As Robert Frost was completing his third book, Mountain Interval, his friend George H. Browne dared question his spelling of interval. In an August 1916 letter Frost commented, "Browne rageth," then went on to rage himself. He was furious over Browne's insistence that the correct spelling should be intervale. Frost thought the criticism absurd, pointing out that Browne lived near two areas known as the Upper Interval and Lower Interval near Plymouth and that he was ignoring Emerson as precedent.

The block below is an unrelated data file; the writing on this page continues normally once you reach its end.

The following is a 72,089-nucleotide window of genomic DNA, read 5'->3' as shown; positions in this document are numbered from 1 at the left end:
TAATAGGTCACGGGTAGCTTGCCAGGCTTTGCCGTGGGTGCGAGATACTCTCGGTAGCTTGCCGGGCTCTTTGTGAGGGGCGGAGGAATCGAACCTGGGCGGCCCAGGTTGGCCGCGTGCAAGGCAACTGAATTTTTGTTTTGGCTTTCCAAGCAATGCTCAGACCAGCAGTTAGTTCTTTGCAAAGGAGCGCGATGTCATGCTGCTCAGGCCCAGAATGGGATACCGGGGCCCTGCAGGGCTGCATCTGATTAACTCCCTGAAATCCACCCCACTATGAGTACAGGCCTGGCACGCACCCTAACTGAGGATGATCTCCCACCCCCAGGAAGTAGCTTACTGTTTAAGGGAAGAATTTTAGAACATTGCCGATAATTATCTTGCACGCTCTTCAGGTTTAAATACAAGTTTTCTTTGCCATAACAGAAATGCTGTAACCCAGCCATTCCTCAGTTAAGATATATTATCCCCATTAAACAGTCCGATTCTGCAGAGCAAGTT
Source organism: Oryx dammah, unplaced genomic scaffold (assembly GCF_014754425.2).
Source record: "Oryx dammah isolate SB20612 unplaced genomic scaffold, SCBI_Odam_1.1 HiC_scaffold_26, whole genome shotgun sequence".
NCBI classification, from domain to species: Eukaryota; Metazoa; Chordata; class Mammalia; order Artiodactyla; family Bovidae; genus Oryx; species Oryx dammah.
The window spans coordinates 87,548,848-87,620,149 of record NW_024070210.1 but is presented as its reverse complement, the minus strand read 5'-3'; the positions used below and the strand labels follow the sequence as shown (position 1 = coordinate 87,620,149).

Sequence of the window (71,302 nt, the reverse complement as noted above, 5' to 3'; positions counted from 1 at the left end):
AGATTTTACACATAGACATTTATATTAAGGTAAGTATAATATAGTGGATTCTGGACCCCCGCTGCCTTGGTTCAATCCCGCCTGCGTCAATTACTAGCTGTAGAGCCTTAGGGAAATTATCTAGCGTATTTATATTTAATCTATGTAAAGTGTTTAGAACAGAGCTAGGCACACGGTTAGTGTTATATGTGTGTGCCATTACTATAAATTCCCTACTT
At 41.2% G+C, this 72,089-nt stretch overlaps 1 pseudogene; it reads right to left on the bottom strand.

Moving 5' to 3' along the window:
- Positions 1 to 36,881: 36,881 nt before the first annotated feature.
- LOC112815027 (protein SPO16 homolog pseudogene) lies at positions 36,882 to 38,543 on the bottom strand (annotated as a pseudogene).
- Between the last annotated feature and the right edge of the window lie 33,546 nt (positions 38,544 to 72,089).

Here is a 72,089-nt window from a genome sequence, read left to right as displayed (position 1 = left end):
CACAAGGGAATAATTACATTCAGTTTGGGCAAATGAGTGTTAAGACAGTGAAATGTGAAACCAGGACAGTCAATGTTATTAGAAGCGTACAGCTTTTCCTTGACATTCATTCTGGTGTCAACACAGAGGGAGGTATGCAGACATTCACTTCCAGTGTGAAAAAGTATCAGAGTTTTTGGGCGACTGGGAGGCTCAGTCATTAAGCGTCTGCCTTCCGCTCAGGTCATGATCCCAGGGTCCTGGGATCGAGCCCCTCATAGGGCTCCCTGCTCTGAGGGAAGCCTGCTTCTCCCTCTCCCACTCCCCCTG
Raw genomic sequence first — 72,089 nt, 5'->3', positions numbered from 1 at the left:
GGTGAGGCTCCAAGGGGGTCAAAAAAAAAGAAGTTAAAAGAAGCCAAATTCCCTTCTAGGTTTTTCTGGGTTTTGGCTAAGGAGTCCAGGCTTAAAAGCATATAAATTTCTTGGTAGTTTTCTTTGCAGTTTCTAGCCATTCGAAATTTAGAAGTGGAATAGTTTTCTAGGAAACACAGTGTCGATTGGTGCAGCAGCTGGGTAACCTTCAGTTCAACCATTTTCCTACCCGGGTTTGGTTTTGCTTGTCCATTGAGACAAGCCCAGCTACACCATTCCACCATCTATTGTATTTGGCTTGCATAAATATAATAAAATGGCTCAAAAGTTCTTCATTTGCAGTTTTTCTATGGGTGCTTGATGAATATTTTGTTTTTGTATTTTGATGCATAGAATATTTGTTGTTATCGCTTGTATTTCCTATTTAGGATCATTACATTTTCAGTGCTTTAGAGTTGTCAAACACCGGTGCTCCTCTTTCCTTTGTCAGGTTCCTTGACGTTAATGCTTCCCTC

The letter was to another friend and early admirer of Frost's poetry, Cornelius Weygandt. Weygandt appears anonymously in Frost's long poem New Hampshire as a man "Who comes from Philadelphia every year / With a great flock of chickens of rare breeds."
This letter, acquired with funds donated in memory of Corrine Davidson, and another to Weygandt are the latest additions to our Frost manuscript collections.